Fleetsmith (Mac management startup) adds Office 365 identity support

Fleetsmith originally focused on G Suite shops, but is now casting a wider net. It’s time for Mac management!

We first covered Fleetsmith, a relative newcomer to the fast growing enterprise Mac management space, back in 2016. Since then, their cloud-based management platform has evolved to include MDM, and they announced plans to support iOS and tvOS, too.

For identity and directory integration, Fleetsmith always relied on G Suite—ergo, their target customers were always Google shops with Macs. That’s a sizable market on its own, but from the very first time I met them, I wondered when they would expand to other identity integrations.

Today they’re announcing support for Office 365 (or if you prefer, Azure AD, as it’s the identity provider built into Office 365). Via an OAuth-based integration, Fleetsmith will now support all the same identity-related Mac management features with Office 365 that it supports with G Suite, including the ability to:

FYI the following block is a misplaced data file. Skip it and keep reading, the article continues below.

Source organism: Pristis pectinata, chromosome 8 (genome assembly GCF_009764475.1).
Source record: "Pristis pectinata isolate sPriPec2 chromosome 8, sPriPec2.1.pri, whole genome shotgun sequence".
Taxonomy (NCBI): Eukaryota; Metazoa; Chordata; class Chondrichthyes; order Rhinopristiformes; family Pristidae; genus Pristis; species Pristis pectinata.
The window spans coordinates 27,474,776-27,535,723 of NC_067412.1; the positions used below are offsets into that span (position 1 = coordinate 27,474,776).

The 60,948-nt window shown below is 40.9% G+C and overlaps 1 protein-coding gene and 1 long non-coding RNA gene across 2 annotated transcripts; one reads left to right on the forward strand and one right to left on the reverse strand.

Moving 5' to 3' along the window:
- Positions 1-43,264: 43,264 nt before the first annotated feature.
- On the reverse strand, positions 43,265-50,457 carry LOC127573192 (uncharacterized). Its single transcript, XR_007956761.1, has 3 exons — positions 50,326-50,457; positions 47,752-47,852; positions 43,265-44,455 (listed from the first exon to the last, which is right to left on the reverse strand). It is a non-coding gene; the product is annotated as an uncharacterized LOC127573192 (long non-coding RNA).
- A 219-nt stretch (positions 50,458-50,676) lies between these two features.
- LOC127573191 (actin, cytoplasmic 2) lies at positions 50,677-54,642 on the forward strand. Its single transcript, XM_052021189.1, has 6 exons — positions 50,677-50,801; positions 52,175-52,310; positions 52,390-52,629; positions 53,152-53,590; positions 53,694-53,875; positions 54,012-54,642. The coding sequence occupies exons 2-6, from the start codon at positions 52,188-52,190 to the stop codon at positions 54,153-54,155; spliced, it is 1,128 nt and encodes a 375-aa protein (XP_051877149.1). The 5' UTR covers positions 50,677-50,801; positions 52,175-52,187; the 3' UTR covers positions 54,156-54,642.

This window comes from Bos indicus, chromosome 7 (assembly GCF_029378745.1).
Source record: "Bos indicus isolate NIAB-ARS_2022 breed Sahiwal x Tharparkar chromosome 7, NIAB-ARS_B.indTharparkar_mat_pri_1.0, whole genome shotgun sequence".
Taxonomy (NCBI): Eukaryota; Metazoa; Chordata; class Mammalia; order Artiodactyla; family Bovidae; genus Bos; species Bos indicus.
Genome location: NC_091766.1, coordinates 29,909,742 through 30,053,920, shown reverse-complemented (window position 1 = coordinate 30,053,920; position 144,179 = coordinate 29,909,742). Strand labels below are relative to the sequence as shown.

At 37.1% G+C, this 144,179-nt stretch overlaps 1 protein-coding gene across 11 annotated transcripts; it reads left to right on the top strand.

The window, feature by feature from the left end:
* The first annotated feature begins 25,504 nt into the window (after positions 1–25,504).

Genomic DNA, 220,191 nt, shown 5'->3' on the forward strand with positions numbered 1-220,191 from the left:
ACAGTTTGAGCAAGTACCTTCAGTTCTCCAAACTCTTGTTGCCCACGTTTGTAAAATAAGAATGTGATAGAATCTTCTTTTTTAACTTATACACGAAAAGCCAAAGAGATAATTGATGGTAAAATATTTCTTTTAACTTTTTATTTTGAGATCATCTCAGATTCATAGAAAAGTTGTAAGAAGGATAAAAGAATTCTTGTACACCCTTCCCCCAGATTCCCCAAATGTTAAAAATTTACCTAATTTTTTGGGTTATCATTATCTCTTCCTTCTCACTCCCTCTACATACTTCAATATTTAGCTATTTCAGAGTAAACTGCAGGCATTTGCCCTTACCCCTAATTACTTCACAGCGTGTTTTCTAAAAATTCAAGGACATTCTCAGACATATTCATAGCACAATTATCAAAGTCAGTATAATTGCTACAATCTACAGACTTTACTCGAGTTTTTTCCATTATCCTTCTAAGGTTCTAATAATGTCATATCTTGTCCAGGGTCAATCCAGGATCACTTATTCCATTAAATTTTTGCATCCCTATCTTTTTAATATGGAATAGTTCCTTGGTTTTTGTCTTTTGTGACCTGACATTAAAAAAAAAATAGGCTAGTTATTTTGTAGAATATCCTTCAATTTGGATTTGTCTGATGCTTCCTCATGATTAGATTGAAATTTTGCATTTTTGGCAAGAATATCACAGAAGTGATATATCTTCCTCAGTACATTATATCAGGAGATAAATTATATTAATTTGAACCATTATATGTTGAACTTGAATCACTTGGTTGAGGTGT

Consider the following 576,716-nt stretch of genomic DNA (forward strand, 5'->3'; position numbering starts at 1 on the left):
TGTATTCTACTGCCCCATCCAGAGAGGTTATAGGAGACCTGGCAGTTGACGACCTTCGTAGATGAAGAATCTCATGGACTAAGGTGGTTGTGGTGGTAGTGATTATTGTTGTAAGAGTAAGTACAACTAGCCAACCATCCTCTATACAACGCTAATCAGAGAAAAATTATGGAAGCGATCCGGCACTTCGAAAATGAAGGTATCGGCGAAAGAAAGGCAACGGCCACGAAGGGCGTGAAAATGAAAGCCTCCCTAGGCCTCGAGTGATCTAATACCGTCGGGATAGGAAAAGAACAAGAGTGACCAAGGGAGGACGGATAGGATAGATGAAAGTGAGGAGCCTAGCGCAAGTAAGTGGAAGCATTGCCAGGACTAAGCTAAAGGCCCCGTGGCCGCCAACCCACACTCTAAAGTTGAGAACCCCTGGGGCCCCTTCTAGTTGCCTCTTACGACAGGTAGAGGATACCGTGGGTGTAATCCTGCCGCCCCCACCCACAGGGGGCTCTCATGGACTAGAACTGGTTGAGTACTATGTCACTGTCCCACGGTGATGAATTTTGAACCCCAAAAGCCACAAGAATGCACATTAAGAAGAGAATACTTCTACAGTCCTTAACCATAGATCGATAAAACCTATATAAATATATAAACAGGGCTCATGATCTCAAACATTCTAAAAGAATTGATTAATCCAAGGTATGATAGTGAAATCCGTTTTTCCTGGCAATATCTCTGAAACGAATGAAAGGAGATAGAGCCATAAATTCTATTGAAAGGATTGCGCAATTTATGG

• Import users;
  • Federate administrator identities for the management console;
  • Federate user identities for the self enrollment portal; and
  • Set up local macOS user accounts. (Though keep in mind that in this case, the Mac password is local and unique, not synced with the identity provider.)

Fleetsmith has an SMB focus, but the number of shops that fit in this category, have Office 365 or G Suite, and need to get a better handle on Mac management is huge. (I just don’t think the old idea of “Eh, Mac users tend to be technical, so we can probably ignore them” is true.) I’ll be watching to see what’s next for Fleetsmith now that they’ve opened up to this larger market.

Join the conversation


Send me notifications when other members comment.

Please create a username to comment.

Will Fleetsmith compete head to head with Jamf?
Fleetsmith will probably go up against Jamf more now than they did in the past, now that they're addressing a broader market. They're positioning themselves as an easier to use offering, while Jamf has all the bells and whistles of a more mature offering.

For now, though, I'm operating under the assumption that there's still a lot of space in the market. There are just so many potential customers out there that are racing to the tipping point of finally needing a Mac management tool.